Gas gangrene is one of the most fatal infections. It has a mortality rate of 25% and can be 100% in patients with spontaneous gas gangrene or those with delayed treatment. Gas gangrene is caused by a bacterium called Clostridium perfingens. The bacteria is a gram positive, rod shaped, obligate anaerobe, endo-spore forming, toxin producing prokaryotic cell. It is found in soil, sand, dust, and humans. The Clostridium perfingens are the only anaerobic spore-forming genus found in humans. The bacteria have been found in mucous membranes, the GI tract, and female genital tract.
Gas gangrene is rare only 1,000 to 3,000 cases annually in the U.S. It is seen in patients in the age ranges of 15 to 25 and 60 to 70 years of age. The bacteria enter the body through deep tissue or parenteral route. Gas gangrene can be classified as posttraumatic, postoperative, or spontaneous. Posttraumatic gas gangrene accounts for 60% of the cases and most of them involve automobile accidents. With posttraumatic gas gangrene, the patients have sustained serious injury to the skin or soft tissues. The causes of these injuries are crush injuries, compound fractures, gunshot wounds, thermal or electrical burn and frostbite; especially farm or industrial injuries in which the patient's injury is contaminated with soil. Postoperative gas gangrene is usually associated with colon resection, ruptured appendix, bowel perforation, and biliary or other GI surgery. Also, illegal or self-induced abortions are the leading cause of uterine gas gangrene. Spontaneous gas gangrene occurs without external wound or injury. One-third of all gas gangrene cases occur spontaneously. Spontaneous gas gangrene usually occur in patients with underlying conditions such as, colorectal adenocarinoma (highest risk factor), vascular disease, diabetes, or colon cancer.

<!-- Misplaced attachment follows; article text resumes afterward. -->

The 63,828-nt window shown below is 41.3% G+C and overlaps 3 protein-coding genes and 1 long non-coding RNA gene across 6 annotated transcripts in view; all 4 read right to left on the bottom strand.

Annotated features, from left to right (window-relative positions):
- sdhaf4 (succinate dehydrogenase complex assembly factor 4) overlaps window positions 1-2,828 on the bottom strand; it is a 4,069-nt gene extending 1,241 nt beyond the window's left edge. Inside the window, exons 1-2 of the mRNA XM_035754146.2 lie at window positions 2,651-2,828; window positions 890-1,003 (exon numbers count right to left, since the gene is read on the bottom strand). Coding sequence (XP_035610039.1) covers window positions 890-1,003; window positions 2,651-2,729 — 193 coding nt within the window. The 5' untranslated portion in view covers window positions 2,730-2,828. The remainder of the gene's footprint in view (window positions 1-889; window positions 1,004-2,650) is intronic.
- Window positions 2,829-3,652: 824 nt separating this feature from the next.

COURSE OF THE DISEASE
The initial stage of infection is established when the patient is contaminated with clostridal spores. The onset of gas gangrene usually begins suddenly and rapidly worsens. The reason for the rapid onset of this disease is because of its short incubation period of about 24 hours. The symptoms first start with localized pain with edema. Inflammation begins at the site of infection as a pale to brownish red and extremely painful tissue swelling. Gas may be felt in the tissues as a bubbling sensation when the area is pressed on. The microorganisms growing cause the gas because they ferment the carbohydrates in the tissues and produce gases (CO2 and H) that swell the tissue. The pain increases in severity but spreads only as the infection spreads. There can be a feeling of heaviness in the affected extremity. The patient will have blisters filled with a brown red fluid and the drainage from these blisters will be foul smelling. A yellow skin color may develop due to the excessive breakdown of blood cells; this will also cause hemoglobin levels to drop to very low levels. When...